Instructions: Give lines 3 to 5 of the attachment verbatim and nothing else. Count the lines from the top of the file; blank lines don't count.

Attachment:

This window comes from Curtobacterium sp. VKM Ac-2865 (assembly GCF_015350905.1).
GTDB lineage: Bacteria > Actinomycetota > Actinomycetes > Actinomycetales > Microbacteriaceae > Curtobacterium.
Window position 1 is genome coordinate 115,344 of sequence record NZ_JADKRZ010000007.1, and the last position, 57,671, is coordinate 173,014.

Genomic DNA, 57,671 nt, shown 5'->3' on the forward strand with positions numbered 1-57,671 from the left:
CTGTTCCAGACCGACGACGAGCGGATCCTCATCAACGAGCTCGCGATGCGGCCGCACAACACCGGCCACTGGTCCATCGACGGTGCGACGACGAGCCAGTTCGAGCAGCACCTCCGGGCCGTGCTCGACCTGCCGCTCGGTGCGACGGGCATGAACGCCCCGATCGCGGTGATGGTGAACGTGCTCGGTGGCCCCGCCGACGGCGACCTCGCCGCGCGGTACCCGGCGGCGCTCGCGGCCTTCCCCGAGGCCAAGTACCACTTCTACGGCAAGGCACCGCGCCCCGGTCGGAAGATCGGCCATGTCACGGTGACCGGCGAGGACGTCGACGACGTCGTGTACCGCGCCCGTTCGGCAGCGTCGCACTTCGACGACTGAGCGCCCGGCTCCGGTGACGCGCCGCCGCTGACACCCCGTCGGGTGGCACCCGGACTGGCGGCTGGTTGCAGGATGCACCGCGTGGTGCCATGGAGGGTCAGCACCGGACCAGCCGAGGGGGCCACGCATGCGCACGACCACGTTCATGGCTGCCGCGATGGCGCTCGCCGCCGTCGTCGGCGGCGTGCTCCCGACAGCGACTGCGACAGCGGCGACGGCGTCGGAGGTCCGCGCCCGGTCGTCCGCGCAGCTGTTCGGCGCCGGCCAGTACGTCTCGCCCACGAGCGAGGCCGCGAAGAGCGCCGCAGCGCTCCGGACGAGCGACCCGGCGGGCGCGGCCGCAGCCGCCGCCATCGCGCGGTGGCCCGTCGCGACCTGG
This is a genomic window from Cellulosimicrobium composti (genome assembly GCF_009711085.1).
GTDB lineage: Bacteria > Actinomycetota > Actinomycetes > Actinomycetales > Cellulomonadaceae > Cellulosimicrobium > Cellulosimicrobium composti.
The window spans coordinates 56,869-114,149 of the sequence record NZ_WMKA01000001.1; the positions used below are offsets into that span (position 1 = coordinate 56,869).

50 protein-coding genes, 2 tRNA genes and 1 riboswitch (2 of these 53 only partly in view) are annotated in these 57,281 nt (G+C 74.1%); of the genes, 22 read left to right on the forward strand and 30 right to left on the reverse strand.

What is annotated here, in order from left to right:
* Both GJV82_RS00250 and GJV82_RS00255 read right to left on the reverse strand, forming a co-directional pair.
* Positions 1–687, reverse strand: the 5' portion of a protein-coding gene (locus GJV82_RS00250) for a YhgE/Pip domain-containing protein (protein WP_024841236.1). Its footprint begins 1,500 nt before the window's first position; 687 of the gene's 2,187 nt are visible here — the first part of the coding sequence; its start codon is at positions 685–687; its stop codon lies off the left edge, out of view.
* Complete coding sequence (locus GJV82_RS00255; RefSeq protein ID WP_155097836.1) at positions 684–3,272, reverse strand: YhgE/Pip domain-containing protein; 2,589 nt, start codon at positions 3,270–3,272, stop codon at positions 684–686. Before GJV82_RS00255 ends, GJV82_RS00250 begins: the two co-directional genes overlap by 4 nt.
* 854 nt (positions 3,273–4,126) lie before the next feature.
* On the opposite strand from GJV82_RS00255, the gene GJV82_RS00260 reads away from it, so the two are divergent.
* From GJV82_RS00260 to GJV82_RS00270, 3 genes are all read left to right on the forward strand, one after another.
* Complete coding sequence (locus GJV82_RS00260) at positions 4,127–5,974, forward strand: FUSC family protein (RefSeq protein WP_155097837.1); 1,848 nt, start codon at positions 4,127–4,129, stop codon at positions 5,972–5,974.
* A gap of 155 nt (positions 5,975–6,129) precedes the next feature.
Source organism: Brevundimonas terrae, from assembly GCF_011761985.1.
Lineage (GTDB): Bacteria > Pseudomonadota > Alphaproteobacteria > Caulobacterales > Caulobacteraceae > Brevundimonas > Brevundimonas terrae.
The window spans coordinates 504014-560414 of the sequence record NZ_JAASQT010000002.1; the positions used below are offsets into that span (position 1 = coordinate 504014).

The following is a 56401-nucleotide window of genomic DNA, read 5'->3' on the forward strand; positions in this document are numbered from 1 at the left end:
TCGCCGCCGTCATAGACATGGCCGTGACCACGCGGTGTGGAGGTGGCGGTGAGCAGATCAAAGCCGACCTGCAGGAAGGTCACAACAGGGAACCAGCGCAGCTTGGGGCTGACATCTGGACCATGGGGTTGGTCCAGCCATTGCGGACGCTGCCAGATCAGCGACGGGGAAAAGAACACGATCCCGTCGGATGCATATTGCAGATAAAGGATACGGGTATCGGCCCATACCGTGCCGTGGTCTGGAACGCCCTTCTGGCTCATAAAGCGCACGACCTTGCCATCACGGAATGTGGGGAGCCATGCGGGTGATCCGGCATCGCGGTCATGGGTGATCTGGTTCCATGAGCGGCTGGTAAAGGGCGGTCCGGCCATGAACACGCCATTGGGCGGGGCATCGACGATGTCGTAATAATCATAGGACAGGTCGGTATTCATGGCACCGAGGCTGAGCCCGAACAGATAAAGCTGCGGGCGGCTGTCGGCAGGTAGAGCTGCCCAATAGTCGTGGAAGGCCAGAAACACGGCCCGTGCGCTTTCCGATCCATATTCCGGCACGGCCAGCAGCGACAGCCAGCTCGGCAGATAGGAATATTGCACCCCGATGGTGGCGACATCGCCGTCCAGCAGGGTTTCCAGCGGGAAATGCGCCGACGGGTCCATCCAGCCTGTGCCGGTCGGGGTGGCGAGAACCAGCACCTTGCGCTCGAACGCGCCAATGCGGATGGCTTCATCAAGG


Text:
Window position 1 is genome coordinate 115,344 of sequence record NZ_JADKRZ010000007.1, and the last position, 57,671, is coordinate 173,014.

Genomic DNA, 57,671 nt, shown 5'->3' on the forward strand with positions numbered 1-57,671 from the left:
CTGTTCCAGACCGACGACGAGCGGATCCTCATCAACGAGCTCGCGATGCGGCCGCACAACACCGGCCACTGGTCCATCGACGGTGCGACGACGAGCCAGTTCGAGCAGCACCTCCGGGCCGTGCTCGACCTGCCGCTCGGTGCGACGGGCATGAACGCCCCGATCGCGGTGATGGTGAACGTGCTCGGTGGCCCCGCCGACGGCGACCTCGCCGCGCGGTACCCGGCGGCGCTCGCGGCCTTCCCCGAGGCCAAGTACCACTTCTACGGCAAGGCACCGCGCCCCGGTCGGAAGATCGGCCATGTCACGGTGACCGGCGAGGACGTCGACGACGTCGTGTACCGCGCCCGTTCGGCAGCGTCGCACTTCGACGACTGAGCGCCCGGCTCCGGTGACGCGCCGCCGCTGACACCCCGTCGGGTGGCACCCGGACTGGCGGCTGGTTGCAGGATGCACCGCGTGGTGCCATGGAGGGTCAGCACCGGACCAGCCGAGGGGGCCACGCATGCGCACGACCACGTTCATGGCTGCCGCGATGGCGCTCGCCGCCGTCGTCGGCGGCGTGCTCCCGACAGCGACTGCGACAGCGGCGACGGCGTCGGAGGTCCGCGCCCGGTCGTCCGCGCAGCTGTTCGGCGCCGGCCAGTACGTCTCGCCCACGAGCGAGGCCGCGAAGAGCGCCGCAGCGCTCCGGACGAGCGACCCGGCGGGCGCGGCCGCAGCCGCCGCCATCGCGCGGTGGCCCGTCGCGACCTGG